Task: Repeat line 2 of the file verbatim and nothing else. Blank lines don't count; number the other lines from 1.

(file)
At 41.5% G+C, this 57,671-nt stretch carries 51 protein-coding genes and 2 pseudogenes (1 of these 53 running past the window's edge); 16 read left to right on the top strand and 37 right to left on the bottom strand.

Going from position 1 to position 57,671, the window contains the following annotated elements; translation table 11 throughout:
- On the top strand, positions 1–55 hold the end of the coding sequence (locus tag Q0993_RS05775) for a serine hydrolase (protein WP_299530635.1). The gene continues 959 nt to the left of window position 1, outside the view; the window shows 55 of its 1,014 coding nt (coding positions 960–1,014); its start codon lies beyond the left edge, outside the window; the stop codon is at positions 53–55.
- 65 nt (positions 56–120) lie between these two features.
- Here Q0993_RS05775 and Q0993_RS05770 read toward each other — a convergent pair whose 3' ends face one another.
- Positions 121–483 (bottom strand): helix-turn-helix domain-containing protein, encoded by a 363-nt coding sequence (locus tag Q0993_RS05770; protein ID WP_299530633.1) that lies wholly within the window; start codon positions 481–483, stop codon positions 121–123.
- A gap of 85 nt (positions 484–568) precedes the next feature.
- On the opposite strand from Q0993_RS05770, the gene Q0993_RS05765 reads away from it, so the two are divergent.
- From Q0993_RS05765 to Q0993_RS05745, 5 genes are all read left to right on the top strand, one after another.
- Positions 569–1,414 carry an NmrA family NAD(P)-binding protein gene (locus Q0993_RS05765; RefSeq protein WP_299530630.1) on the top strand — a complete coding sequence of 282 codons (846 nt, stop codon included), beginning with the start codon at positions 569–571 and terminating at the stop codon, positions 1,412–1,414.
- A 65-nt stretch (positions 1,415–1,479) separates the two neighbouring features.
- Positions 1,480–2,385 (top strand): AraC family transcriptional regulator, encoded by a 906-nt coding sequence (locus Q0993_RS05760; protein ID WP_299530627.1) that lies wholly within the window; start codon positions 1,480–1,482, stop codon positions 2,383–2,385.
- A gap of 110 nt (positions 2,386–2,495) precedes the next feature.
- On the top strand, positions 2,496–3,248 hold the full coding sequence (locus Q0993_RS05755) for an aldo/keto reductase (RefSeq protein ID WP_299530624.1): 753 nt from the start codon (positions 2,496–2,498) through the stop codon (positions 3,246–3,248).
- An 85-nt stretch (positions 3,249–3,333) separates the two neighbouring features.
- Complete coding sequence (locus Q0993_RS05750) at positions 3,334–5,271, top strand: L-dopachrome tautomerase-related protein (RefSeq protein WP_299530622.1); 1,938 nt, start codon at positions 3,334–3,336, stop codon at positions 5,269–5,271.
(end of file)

Going from position 1 to position 57,671, the window contains the following annotated elements; translation table 11 throughout: